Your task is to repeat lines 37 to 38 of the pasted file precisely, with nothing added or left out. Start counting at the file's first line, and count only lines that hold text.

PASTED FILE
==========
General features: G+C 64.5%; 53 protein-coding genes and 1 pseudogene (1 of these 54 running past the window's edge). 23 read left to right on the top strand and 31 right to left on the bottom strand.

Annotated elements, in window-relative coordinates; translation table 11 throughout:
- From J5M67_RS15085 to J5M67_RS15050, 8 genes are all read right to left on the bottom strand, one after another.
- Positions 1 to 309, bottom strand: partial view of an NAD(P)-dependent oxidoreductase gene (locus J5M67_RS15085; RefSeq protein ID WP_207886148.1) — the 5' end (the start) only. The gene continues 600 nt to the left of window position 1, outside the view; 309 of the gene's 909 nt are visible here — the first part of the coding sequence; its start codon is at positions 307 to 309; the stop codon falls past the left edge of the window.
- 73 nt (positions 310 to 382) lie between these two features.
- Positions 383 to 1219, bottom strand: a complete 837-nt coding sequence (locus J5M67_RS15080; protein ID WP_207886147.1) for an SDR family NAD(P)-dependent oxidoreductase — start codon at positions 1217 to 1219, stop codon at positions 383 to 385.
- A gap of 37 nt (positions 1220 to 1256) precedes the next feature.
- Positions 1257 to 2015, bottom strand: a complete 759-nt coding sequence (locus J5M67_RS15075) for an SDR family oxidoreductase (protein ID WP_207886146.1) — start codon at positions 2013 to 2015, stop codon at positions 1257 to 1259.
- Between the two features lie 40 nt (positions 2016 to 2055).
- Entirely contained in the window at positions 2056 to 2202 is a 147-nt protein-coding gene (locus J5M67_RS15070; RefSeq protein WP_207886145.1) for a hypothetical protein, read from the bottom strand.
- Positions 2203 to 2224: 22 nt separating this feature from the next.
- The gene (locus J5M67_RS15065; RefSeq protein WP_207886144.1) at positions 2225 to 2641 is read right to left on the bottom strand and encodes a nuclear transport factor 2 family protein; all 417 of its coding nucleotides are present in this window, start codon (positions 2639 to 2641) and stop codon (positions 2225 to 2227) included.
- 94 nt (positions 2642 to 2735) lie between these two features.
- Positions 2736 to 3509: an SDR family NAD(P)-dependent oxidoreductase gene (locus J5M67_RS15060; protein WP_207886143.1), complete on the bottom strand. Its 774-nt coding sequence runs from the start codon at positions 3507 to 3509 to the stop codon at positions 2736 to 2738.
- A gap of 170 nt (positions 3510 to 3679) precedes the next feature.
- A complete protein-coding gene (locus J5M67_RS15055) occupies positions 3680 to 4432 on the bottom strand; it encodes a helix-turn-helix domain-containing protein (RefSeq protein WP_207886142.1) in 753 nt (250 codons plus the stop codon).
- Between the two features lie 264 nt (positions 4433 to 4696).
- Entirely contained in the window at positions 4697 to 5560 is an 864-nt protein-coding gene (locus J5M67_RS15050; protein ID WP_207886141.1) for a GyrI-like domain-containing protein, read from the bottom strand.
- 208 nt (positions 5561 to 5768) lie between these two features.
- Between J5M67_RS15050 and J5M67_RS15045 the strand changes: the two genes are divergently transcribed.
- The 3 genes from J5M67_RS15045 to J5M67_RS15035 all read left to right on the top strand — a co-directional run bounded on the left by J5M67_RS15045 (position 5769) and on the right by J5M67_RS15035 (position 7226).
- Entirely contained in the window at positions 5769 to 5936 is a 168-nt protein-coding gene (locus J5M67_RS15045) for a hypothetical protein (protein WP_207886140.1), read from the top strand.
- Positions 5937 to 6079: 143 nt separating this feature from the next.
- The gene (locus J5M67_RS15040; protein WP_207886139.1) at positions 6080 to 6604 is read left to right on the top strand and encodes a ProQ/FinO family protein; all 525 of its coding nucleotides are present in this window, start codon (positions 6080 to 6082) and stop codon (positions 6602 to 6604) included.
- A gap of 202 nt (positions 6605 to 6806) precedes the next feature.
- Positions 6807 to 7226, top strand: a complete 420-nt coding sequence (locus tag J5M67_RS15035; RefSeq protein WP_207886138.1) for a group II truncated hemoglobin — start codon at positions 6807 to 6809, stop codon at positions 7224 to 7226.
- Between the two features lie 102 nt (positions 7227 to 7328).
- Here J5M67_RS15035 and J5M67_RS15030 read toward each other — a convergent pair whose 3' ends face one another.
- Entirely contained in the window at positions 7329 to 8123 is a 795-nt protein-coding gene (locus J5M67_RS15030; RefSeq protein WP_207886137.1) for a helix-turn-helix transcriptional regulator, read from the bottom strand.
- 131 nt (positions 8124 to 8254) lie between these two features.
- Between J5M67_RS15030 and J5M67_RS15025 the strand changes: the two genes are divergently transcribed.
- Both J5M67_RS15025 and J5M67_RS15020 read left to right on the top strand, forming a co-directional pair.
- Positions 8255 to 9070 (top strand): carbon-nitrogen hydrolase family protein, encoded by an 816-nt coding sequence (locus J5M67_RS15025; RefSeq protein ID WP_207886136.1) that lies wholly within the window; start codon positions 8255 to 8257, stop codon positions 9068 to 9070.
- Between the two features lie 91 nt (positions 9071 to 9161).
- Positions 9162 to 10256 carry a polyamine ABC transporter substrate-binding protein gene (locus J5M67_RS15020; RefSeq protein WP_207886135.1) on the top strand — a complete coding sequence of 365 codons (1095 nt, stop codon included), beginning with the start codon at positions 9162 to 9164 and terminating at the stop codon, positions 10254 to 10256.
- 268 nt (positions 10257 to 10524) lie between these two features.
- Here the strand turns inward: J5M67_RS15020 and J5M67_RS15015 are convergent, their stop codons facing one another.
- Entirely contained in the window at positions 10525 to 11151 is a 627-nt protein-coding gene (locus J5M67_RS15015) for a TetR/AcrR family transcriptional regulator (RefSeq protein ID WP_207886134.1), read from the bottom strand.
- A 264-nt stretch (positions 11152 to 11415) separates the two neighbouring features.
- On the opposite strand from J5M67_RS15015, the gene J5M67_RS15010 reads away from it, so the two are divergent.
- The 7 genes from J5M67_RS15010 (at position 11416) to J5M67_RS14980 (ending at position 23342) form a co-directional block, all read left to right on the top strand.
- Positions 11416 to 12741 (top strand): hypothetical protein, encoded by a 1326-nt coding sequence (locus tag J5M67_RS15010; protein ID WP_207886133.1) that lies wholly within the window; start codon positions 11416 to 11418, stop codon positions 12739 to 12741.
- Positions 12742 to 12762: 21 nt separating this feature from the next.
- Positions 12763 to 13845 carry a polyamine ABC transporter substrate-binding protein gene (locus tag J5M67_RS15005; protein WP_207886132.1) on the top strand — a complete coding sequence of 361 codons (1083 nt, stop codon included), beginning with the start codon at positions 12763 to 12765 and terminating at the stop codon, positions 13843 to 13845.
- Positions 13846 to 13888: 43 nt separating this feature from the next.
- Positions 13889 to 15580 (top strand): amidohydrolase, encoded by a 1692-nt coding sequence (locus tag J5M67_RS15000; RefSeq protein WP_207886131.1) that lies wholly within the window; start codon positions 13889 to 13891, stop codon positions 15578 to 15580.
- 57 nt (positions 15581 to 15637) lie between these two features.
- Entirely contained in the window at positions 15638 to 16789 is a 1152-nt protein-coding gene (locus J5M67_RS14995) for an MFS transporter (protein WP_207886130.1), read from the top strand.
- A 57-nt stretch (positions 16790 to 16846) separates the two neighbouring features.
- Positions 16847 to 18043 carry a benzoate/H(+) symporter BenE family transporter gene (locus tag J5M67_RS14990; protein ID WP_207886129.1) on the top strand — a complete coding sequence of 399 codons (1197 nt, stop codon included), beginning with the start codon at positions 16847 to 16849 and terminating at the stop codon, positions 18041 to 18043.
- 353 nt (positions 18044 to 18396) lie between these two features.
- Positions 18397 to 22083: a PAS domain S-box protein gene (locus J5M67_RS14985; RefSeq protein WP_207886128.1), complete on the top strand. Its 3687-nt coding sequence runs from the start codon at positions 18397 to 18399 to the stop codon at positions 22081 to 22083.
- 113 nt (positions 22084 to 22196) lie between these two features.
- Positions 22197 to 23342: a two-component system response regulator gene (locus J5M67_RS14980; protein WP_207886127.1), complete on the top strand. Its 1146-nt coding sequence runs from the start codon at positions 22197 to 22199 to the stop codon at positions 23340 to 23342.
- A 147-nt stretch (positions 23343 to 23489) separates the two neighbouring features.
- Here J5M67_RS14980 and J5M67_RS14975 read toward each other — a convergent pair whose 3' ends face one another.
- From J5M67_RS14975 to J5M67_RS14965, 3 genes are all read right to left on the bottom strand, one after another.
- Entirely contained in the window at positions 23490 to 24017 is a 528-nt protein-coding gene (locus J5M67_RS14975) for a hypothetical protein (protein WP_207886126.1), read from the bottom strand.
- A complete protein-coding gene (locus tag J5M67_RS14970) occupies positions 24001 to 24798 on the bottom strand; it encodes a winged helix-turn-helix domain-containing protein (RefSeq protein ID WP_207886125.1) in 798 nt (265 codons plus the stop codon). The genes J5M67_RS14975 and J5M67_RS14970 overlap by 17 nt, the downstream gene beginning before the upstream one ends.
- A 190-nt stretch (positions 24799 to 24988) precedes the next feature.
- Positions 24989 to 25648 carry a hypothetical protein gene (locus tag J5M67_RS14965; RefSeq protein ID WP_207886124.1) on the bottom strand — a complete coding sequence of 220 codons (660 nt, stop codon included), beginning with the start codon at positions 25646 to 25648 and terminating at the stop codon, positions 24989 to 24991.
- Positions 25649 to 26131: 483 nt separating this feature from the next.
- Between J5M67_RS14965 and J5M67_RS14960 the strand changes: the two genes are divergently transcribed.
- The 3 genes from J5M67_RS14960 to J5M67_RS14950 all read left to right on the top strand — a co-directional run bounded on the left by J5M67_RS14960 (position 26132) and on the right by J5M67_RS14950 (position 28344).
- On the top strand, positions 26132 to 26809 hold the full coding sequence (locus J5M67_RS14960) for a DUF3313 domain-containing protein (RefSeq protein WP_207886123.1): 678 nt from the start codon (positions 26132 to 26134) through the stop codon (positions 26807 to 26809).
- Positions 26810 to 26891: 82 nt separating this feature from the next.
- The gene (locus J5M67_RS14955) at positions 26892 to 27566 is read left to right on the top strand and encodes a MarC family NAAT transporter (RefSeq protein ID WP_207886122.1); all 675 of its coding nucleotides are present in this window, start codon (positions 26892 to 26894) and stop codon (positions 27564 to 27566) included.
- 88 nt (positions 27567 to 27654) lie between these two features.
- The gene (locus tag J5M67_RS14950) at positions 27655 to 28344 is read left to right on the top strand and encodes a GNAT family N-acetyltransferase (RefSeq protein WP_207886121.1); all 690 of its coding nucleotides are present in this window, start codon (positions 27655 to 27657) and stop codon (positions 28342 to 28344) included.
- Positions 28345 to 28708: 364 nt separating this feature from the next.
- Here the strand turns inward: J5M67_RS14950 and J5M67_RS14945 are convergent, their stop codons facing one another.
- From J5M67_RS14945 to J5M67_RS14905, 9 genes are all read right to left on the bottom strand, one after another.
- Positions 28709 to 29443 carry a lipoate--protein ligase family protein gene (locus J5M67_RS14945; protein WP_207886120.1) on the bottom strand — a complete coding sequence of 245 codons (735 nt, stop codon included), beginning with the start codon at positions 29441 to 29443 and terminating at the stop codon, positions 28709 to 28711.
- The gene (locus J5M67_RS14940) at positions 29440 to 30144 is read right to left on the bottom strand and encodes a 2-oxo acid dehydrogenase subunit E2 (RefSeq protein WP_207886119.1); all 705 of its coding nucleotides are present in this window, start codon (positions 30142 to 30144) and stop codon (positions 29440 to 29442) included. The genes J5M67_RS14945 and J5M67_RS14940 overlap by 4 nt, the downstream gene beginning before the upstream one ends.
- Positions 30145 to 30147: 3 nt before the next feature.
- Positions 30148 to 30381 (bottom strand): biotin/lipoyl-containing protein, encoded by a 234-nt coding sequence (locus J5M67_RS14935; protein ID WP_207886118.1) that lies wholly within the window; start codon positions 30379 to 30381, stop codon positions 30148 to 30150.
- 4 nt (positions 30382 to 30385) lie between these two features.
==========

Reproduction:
- Here the strand turns inward: J5M67_RS15020 and J5M67_RS15015 are convergent, their stop codons facing one another.
- Entirely contained in the window at positions 10525 to 11151 is a 627-nt protein-coding gene (locus J5M67_RS15015) for a TetR/AcrR family transcriptional regulator (RefSeq protein ID WP_207886134.1), read from the bottom strand.